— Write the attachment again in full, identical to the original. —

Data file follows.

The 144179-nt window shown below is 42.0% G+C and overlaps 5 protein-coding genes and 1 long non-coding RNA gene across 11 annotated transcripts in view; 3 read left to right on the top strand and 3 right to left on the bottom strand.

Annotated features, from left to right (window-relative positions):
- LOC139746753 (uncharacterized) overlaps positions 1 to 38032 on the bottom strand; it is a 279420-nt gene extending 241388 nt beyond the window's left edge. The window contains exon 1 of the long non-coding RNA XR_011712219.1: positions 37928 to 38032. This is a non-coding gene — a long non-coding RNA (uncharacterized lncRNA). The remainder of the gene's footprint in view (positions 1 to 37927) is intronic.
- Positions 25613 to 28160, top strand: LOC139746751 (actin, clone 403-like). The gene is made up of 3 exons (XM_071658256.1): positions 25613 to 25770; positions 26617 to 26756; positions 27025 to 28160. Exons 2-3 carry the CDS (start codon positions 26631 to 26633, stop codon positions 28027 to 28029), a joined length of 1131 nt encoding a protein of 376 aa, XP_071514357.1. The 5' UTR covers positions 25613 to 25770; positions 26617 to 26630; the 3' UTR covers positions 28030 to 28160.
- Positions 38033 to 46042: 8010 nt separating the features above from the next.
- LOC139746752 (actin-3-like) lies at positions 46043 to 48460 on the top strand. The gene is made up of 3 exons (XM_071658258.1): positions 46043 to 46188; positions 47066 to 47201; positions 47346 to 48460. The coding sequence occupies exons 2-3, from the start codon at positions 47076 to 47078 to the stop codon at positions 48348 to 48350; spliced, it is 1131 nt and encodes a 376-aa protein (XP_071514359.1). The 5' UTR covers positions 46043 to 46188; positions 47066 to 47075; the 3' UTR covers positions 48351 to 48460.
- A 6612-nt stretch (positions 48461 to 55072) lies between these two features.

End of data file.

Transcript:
The 144179-nt window shown below is 42.0% G+C and overlaps 5 protein-coding genes and 1 long non-coding RNA gene across 11 annotated transcripts in view; 3 read left to right on the top strand and 3 right to left on the bottom strand.

Annotated features, from left to right (window-relative positions):
- LOC139746753 (uncharacterized) overlaps positions 1 to 38032 on the bottom strand; it is a 279420-nt gene extending 241388 nt beyond the window's left edge. The window contains exon 1 of the long non-coding RNA XR_011712219.1: positions 37928 to 38032. This is a non-coding gene — a long non-coding RNA (uncharacterized lncRNA). The remainder of the gene's footprint in view (positions 1 to 37927) is intronic.
- Positions 25613 to 28160, top strand: LOC139746751 (actin, clone 403-like). The gene is made up of 3 exons (XM_071658256.1): positions 25613 to 25770; positions 26617 to 26756; positions 27025 to 28160. Exons 2-3 carry the CDS (start codon positions 26631 to 26633, stop codon positions 28027 to 28029), a joined length of 1131 nt encoding a protein of 376 aa, XP_071514357.1. The 5' UTR covers positions 25613 to 25770; positions 26617 to 26630; the 3' UTR covers positions 28030 to 28160.
- Positions 38033 to 46042: 8010 nt separating the features above from the next.
- LOC139746752 (actin-3-like) lies at positions 46043 to 48460 on the top strand. The gene is made up of 3 exons (XM_071658258.1): positions 46043 to 46188; positions 47066 to 47201; positions 47346 to 48460. The coding sequence occupies exons 2-3, from the start codon at positions 47076 to 47078 to the stop codon at positions 48348 to 48350; spliced, it is 1131 nt and encodes a 376-aa protein (XP_071514359.1). The 5' UTR covers positions 46043 to 46188; positions 47066 to 47075; the 3' UTR covers positions 48351 to 48460.
- A 6612-nt stretch (positions 48461 to 55072) lies between these two features.